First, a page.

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A HFE personal trainer encourages a client through a ropes exercise.
A HFE personal trainer encourages a client through a ropes exercise.

So You Want To Become A Personal Trainer?

2 minute read

A career as a personal trainer is one of great privilege, reward and immense satisfaction –  but its not all glitz and glamour. Achieving the qualifications and passing your personal training course is often the easy part, with the hard work starting once you are qualified.

Ask most people what they think of Personal Trainers and it doesn’t take a great deal of imagination to anticipate their response! The modern-day Personal Trainer has to overcome these old stereotypes and set a new standard, one that conveys an image of professionalism, passion, enthusiasm, care and competency.

Prospective clients need assurance and confidence that their Personal Trainer can meet their needs and solve their problems. All great businesses have the same thing in common; they are the solution to people’s problems, and Personal Training is no different.

Great Personal Trainers are not employees that need direction and instruction from others; they are leaders, directors and business owners. Over 50% of all new businesses go out of business within their first year of trading and Personal Training is unfortunately no exception. Its not that there isn’t enough jobs for Personal Trainers, its that most Personal Trainers approach Personal Training as exactly that, a job!

A job is something you turn up to. Something you work in and usually for someone else. A job doesn’t tell you about a person, who they are, what drives them and what’s important to them.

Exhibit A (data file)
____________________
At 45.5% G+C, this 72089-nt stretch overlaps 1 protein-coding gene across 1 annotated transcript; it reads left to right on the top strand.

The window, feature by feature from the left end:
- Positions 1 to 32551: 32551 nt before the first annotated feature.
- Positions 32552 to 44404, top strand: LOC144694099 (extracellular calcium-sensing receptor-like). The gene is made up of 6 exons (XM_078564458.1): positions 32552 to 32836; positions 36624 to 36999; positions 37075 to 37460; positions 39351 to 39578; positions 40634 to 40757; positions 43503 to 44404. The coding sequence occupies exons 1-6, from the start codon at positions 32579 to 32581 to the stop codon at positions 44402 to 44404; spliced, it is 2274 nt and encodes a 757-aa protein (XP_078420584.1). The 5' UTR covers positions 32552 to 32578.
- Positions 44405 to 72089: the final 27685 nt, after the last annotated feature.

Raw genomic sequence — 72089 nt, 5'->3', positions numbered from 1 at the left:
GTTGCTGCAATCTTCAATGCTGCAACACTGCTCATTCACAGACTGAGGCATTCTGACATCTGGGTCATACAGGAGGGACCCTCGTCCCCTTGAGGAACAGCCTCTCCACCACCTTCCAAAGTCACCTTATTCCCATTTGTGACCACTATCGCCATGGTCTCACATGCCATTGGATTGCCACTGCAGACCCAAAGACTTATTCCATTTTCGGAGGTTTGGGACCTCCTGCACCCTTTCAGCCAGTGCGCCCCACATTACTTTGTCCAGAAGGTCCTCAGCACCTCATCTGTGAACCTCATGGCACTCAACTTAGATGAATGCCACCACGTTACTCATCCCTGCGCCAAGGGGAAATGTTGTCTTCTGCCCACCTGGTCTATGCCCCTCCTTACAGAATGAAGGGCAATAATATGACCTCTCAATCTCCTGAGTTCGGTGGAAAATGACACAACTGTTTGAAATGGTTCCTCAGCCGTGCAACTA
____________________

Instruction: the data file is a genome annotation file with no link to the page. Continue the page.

Any successful entrepreneur or business owner will tell you that the mission, values and principles of their company are the same as their own – it’s their identity; they are one and the same.  In his book, The E-Myth, Michael E. Gerber advises new business owners to “work on their businesses, not in them.”

Working on the business requires planning, strategy, research and above all vision. In order to work in a business, you first of all have to envisage, design and build it. Too many newly qualified Personal Trainers throw on their uniforms and turn up for work expecting customers to be queuing around the corner for their services. It’s these unrealistic expectations that frustrate many new Personal Trainers and crushes their dreams and ambitions before their careers ever really get going.

It takes more than a winning smile or a greet physique in this game; the truth is that to launch a successful career in Personal Training, you have to build a business and create a brand.

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